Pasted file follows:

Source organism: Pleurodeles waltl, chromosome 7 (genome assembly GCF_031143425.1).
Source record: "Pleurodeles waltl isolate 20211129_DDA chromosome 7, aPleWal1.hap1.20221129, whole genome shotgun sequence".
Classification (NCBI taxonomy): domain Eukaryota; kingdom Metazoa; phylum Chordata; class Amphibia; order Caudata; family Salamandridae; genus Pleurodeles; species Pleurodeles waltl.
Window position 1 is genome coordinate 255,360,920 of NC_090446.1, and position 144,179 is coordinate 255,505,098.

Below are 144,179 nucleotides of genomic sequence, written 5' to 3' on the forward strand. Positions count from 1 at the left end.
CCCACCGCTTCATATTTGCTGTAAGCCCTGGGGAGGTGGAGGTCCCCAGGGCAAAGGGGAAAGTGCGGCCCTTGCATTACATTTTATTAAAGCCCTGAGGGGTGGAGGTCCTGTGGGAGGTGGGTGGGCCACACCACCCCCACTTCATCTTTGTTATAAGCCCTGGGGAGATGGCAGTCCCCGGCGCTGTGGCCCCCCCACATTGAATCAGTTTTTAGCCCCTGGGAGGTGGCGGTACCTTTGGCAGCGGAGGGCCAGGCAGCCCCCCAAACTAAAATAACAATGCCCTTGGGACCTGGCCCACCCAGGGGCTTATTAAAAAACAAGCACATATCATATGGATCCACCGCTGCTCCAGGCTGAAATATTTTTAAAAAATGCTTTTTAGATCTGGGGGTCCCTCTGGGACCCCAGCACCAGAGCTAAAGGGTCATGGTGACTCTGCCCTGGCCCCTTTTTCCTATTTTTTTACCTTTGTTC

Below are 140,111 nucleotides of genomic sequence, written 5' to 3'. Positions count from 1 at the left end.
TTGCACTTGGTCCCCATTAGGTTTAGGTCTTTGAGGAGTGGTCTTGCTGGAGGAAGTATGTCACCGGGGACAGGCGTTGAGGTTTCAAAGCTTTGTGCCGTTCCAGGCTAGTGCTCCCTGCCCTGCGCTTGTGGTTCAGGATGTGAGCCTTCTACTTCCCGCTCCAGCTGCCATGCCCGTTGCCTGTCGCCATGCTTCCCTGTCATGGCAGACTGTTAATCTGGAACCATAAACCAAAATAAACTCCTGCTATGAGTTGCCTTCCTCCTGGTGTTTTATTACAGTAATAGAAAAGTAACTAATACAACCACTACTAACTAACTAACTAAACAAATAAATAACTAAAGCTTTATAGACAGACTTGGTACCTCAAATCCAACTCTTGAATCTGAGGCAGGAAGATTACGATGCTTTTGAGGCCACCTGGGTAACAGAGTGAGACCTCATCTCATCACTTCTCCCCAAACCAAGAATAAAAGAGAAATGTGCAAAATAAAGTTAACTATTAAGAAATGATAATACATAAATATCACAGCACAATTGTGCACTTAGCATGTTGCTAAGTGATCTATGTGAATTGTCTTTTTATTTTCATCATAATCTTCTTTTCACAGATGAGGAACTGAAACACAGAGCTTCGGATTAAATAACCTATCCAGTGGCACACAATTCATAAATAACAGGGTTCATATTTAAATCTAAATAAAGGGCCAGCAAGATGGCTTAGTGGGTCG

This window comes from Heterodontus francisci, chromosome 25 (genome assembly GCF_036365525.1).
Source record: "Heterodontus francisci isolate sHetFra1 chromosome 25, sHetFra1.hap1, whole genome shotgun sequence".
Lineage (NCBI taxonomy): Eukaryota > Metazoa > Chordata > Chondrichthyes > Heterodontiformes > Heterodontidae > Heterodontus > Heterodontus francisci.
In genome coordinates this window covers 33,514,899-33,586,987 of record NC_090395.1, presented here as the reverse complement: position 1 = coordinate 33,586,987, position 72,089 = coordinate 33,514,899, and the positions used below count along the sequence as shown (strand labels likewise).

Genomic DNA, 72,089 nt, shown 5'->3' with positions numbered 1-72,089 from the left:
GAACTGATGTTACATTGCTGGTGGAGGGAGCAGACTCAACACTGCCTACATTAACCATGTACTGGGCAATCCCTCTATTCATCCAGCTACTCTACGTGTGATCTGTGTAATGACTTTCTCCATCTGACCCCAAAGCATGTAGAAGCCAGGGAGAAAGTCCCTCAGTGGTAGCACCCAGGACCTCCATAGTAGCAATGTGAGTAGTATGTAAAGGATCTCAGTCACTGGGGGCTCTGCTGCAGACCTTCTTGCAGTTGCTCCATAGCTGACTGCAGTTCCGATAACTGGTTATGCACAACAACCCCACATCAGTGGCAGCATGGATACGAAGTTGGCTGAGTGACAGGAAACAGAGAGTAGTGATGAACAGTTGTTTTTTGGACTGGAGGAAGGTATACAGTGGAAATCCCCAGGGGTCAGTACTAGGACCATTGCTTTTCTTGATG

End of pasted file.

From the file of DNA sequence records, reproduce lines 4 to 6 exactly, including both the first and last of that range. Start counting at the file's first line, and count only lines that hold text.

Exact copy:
Window position 1 is genome coordinate 255,360,920 of NC_090446.1, and position 144,179 is coordinate 255,505,098.

Below are 144,179 nucleotides of genomic sequence, written 5' to 3' on the forward strand. Positions count from 1 at the left end.
CCCACCGCTTCATATTTGCTGTAAGCCCTGGGGAGGTGGAGGTCCCCAGGGCAAAGGGGAAAGTGCGGCCCTTGCATTACATTTTATTAAAGCCCTGAGGGGTGGAGGTCCTGTGGGAGGTGGGTGGGCCACACCACCCCCACTTCATCTTTGTTATAAGCCCTGGGGAGATGGCAGTCCCCGGCGCTGTGGCCCCCCCACATTGAATCAGTTTTTAGCCCCTGGGAGGTGGCGGTACCTTTGGCAGCGGAGGGCCAGGCAGCCCCCCAAACTAAAATAACAATGCCCTTGGGACCTGGCCCACCCAGGGGCTTATTAAAAAACAAGCACATATCATATGGATCCACCGCTGCTCCAGGCTGAAATATTTTTAAAAAATGCTTTTTAGATCTGGGGGTCCCTCTGGGACCCCAGCACCAGAGCTAAAGGGTCATGGTGACTCTGCCCTGGCCCCTTTTTCCTATTTTTTTACCTTTGTTC